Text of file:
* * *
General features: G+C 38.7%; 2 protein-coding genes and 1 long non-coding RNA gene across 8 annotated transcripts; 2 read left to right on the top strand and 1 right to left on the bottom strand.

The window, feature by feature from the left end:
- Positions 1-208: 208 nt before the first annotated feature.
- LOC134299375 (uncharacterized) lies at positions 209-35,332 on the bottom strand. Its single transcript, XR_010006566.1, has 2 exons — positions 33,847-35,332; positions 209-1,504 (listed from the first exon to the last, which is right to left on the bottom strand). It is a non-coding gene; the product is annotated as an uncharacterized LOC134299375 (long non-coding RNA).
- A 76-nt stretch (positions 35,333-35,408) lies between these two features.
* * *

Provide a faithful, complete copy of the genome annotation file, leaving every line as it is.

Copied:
General features: G+C 38.7%; 2 protein-coding genes and 1 long non-coding RNA gene across 8 annotated transcripts; 2 read left to right on the top strand and 1 right to left on the bottom strand.

The window, feature by feature from the left end:
- Positions 1-208: 208 nt before the first annotated feature.
- LOC134299375 (uncharacterized) lies at positions 209-35,332 on the bottom strand. Its single transcript, XR_010006566.1, has 2 exons — positions 33,847-35,332; positions 209-1,504 (listed from the first exon to the last, which is right to left on the bottom strand). It is a non-coding gene; the product is annotated as an uncharacterized LOC134299375 (long non-coding RNA).
- A 76-nt stretch (positions 35,333-35,408) lies between these two features.